Suitable immobilizing agents for the present invention can comprise a member selected from the group consisting of C14 -C22 fatty alcohols, C12 -C22 fatty acids, and C12 -C22 fatty alcohol ethoxylates having an average degree of ethoxylation ranging from 2 to about 30, and mixtures thereof. Preferred immobilizing agents include C16 -C18 fatty alcohols, most preferably selected from the group consisting of cetyl alcohol, stearyl alcohol, and mixtures thereof. Mixtures of cetyl alcohol and stearyl alcohol are particularly preferred. Other preferred immobilizing agents include C16 -C18 fatty acids, most preferably selected from the group consisting of palmitic acid, stearic acid, and mixtures thereof. Mixtures of palmitic acid and stearic acid are particularly preferred. Still other preferred immobilizing agents include C16 -C18 fatty alcohol ethoxylates having an average degree of ethoxylation ranging from about 5 to about 20. Preferably, the fatty alcohols, fatty acids and fatty alcohols are linear.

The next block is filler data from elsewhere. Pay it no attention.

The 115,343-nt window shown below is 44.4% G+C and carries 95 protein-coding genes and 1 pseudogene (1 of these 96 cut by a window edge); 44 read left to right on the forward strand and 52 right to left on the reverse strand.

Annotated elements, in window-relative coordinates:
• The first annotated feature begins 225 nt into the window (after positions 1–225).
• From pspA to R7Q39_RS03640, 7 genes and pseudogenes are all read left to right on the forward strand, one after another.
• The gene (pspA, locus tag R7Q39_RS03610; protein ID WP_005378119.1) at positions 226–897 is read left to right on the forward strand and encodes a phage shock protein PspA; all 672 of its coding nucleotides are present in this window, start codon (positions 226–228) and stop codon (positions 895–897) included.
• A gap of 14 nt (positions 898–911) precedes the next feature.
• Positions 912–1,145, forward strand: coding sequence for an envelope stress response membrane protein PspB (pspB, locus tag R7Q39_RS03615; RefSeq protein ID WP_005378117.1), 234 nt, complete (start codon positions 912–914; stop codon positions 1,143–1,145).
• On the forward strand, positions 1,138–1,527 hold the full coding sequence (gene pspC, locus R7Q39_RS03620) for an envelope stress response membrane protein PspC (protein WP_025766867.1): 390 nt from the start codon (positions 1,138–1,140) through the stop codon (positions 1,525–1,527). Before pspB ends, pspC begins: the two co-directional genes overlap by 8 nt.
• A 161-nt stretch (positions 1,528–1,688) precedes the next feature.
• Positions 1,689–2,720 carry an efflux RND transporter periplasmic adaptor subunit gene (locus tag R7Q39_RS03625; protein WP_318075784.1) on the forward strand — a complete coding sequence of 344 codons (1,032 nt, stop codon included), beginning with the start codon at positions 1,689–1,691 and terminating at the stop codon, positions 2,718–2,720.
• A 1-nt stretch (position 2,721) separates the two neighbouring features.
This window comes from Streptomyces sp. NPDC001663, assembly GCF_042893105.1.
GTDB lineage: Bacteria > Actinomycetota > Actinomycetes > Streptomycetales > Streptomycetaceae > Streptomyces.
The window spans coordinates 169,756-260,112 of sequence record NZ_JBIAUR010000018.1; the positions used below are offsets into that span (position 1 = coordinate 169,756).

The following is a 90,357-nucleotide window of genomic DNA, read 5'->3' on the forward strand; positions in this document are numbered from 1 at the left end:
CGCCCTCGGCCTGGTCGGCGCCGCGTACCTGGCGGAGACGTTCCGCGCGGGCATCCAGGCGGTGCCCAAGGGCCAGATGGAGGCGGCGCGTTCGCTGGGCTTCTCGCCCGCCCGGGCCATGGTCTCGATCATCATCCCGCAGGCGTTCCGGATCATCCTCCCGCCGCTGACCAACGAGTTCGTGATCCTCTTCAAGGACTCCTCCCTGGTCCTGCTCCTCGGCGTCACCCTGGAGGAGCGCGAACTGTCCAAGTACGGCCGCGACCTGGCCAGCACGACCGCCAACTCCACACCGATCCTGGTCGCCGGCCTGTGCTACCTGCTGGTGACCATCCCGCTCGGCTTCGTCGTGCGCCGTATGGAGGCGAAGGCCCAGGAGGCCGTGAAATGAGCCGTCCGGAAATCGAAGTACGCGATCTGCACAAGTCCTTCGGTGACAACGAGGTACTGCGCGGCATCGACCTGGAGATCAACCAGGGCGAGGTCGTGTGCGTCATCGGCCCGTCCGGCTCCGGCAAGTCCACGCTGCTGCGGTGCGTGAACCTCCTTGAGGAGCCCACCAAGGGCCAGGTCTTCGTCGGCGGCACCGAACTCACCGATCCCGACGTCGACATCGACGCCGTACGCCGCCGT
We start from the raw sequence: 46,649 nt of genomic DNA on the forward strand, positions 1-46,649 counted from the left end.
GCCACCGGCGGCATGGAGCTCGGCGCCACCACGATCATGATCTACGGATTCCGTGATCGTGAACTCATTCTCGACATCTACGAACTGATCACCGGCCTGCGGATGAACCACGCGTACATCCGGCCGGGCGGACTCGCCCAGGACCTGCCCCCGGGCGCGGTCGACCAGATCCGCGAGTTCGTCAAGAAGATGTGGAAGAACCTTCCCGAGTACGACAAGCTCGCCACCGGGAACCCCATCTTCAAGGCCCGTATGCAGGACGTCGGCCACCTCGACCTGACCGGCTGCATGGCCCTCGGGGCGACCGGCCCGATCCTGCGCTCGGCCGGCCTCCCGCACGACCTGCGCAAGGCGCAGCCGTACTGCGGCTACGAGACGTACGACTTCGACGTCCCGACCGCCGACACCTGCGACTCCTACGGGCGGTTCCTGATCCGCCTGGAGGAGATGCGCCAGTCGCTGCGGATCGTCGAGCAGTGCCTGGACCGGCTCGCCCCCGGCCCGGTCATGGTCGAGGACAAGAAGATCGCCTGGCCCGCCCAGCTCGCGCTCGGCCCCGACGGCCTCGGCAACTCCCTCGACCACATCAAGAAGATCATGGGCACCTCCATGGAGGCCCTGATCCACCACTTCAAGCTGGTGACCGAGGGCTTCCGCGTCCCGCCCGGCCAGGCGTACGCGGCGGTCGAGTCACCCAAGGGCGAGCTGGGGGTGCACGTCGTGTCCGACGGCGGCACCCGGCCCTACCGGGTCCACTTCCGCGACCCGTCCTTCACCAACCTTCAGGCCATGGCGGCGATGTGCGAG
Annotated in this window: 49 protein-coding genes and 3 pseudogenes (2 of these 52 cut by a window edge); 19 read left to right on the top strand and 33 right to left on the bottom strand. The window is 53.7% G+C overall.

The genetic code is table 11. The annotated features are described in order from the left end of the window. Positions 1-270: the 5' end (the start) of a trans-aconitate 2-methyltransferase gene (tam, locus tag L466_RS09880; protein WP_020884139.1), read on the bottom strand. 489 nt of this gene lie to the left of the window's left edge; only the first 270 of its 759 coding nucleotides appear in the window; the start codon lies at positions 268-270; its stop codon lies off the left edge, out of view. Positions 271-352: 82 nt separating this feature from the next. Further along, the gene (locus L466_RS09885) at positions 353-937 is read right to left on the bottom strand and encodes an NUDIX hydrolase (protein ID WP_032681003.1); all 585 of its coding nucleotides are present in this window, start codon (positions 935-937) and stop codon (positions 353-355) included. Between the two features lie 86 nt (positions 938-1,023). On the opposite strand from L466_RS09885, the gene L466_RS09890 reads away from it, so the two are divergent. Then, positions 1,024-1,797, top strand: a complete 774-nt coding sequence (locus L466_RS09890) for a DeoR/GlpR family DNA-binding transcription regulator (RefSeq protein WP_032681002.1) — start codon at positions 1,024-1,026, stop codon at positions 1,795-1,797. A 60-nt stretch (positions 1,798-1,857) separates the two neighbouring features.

Importantly, these preferred immobilizing agents such as the C16 -C18 fatty alcohols increase the rate of crystallization of the lotion causing the lotion to crystallize rapidly onto the surface of the substrate. Lower lotion levels can therefore be utilized or a superior lotion feel can be delivered. Traditionally, greater amounts of lotion were needed to generate softness because of the flow of these liquids into the diaper core.